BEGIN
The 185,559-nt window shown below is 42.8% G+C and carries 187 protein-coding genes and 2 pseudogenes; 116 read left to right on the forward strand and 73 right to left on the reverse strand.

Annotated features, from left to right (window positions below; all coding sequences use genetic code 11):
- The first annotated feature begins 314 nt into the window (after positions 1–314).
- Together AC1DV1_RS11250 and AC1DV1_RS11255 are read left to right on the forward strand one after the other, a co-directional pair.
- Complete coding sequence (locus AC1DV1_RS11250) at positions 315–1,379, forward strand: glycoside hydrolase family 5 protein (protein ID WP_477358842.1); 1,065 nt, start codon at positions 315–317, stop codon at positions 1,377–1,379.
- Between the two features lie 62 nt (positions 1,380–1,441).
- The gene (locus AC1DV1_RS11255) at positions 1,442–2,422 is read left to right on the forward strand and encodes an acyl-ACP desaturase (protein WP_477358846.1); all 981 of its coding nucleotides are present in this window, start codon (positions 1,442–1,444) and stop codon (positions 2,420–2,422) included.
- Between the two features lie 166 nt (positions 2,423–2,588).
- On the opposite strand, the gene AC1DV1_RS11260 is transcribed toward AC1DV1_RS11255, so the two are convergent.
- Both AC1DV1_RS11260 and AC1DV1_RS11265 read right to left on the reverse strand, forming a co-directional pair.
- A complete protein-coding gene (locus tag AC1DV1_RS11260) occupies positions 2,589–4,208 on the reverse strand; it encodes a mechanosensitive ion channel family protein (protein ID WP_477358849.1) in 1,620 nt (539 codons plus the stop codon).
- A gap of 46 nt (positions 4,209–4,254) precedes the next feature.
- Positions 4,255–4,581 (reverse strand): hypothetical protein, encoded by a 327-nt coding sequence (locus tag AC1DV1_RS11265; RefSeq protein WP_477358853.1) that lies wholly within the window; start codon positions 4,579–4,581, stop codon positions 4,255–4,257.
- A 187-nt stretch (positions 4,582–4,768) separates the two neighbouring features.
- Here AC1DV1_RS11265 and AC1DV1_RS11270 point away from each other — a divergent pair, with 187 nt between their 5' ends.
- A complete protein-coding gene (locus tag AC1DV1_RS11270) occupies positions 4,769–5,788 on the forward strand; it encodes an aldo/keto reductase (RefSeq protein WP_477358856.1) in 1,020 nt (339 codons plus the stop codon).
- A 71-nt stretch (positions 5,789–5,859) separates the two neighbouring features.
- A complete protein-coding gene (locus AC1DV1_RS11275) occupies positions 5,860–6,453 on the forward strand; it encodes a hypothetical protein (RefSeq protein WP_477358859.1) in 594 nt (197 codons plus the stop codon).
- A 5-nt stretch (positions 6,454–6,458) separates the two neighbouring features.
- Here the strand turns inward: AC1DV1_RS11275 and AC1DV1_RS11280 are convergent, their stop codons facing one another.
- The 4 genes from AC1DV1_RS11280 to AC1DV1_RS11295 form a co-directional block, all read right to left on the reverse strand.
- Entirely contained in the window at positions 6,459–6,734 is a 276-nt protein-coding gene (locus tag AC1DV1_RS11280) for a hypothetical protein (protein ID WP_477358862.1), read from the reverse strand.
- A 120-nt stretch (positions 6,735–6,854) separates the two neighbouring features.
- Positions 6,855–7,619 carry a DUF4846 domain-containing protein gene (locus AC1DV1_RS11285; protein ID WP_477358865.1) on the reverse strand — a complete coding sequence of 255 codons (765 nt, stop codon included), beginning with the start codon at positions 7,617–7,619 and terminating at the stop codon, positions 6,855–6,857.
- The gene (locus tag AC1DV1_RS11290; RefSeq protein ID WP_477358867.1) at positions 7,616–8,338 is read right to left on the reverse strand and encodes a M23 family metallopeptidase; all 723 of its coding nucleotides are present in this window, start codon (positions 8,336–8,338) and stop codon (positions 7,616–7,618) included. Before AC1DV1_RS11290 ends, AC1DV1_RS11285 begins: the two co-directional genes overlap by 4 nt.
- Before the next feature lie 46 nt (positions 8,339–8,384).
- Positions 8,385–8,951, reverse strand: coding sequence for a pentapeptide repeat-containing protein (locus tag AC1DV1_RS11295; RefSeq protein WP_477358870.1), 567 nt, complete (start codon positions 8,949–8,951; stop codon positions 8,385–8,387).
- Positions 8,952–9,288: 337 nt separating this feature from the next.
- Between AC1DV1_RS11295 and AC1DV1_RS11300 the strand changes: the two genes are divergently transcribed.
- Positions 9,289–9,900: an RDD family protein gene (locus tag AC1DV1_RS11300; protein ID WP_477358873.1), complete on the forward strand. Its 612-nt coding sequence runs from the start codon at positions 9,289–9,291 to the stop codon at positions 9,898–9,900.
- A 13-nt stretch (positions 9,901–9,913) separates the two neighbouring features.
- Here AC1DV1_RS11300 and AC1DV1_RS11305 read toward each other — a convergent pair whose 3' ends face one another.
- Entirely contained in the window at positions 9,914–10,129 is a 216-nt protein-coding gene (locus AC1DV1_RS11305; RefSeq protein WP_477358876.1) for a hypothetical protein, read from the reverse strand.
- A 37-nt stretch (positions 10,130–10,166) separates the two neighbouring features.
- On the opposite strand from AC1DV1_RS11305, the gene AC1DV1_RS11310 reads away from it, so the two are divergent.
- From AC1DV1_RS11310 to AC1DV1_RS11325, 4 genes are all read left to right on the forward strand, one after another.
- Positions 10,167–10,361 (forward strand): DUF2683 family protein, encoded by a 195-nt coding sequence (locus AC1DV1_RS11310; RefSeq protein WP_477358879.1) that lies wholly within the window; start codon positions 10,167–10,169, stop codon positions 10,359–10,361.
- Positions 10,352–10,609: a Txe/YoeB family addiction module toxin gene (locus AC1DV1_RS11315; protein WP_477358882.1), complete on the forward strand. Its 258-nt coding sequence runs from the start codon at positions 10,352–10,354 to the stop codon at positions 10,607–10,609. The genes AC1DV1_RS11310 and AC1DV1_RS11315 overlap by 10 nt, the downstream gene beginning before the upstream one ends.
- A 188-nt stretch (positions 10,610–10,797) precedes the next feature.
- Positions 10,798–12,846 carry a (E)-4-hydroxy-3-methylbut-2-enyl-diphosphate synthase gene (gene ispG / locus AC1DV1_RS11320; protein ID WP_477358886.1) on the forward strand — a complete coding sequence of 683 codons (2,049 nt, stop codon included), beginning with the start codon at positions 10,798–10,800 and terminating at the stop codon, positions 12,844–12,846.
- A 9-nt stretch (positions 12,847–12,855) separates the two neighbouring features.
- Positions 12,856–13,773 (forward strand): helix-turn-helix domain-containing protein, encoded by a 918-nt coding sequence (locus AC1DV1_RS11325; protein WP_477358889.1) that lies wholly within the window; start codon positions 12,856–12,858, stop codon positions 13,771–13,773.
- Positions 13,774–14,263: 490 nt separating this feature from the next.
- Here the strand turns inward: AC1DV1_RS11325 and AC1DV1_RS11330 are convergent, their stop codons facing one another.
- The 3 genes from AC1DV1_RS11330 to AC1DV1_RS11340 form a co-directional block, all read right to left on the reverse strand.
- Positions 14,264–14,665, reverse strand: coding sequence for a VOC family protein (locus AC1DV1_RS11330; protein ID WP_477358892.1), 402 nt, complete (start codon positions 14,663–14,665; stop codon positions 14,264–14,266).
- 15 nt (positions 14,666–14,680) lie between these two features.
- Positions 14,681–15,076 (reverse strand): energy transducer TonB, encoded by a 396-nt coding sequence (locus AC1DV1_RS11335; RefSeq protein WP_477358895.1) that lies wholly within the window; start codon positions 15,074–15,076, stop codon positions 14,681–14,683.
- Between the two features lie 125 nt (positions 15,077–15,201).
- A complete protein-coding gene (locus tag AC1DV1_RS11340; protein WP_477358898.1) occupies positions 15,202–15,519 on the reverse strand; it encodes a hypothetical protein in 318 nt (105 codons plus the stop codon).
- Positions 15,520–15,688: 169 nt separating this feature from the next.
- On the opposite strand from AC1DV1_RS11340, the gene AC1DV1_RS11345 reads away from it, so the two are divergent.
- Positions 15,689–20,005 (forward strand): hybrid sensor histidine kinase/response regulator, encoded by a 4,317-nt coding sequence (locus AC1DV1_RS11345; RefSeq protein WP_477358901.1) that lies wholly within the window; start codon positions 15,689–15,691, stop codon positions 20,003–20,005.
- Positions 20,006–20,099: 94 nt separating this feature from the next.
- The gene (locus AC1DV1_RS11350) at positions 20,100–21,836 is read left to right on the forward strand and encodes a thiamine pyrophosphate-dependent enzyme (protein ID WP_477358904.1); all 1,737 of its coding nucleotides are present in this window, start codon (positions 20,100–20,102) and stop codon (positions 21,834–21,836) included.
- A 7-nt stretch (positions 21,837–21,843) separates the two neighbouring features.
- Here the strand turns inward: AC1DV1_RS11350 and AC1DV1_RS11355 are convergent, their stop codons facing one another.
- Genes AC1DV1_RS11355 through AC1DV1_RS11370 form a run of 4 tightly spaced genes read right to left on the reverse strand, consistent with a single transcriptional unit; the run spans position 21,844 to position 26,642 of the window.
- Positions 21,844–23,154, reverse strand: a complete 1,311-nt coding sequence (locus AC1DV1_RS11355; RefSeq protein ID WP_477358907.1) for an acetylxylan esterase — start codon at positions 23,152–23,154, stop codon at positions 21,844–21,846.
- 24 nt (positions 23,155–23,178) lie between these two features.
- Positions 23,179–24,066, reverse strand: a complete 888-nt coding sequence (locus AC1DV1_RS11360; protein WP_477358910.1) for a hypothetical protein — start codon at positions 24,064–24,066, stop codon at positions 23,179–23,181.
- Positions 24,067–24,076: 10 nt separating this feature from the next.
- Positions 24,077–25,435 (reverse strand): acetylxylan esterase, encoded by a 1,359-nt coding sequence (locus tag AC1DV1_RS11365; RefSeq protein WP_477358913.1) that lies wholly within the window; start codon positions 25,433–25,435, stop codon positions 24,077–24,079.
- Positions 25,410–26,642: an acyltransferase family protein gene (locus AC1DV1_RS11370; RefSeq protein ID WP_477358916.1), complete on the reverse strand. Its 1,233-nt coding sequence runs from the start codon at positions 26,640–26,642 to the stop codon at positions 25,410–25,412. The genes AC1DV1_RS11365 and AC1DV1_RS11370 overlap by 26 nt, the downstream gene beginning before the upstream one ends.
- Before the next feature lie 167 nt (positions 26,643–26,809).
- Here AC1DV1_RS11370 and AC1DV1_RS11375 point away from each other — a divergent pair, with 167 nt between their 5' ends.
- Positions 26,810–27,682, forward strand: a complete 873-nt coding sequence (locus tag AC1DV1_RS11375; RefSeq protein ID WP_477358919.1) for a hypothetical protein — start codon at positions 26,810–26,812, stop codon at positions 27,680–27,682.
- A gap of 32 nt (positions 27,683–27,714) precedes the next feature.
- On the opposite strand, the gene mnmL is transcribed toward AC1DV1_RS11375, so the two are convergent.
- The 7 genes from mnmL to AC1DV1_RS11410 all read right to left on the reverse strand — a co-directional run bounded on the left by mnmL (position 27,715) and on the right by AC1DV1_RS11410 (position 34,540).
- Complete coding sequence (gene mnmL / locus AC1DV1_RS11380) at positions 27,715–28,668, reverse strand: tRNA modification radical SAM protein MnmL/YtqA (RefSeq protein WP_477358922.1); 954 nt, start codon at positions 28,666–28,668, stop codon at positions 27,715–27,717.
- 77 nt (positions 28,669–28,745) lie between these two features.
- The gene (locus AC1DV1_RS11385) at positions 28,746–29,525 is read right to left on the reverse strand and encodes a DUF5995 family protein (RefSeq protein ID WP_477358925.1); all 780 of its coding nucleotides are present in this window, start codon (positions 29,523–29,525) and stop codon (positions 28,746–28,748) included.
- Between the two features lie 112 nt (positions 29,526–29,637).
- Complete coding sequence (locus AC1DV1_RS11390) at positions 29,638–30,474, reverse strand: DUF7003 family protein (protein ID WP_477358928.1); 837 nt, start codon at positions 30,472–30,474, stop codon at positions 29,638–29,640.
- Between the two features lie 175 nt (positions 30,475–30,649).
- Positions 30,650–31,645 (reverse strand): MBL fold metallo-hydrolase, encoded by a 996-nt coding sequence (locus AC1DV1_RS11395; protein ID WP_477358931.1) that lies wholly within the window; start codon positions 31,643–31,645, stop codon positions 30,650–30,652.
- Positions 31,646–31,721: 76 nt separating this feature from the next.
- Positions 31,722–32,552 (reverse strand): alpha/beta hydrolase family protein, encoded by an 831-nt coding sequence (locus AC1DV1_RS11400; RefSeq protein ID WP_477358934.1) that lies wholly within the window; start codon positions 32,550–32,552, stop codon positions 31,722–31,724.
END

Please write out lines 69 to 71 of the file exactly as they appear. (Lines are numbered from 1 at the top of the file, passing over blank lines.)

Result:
- On the opposite strand, the gene mnmL is transcribed toward AC1DV1_RS11375, so the two are convergent.
- The 7 genes from mnmL to AC1DV1_RS11410 all read right to left on the reverse strand — a co-directional run bounded on the left by mnmL (position 27,715) and on the right by AC1DV1_RS11410 (position 34,540).
- Complete coding sequence (gene mnmL / locus AC1DV1_RS11380) at positions 27,715–28,668, reverse strand: tRNA modification radical SAM protein MnmL/YtqA (RefSeq protein WP_477358922.1); 954 nt, start codon at positions 28,666–28,668, stop codon at positions 27,715–27,717.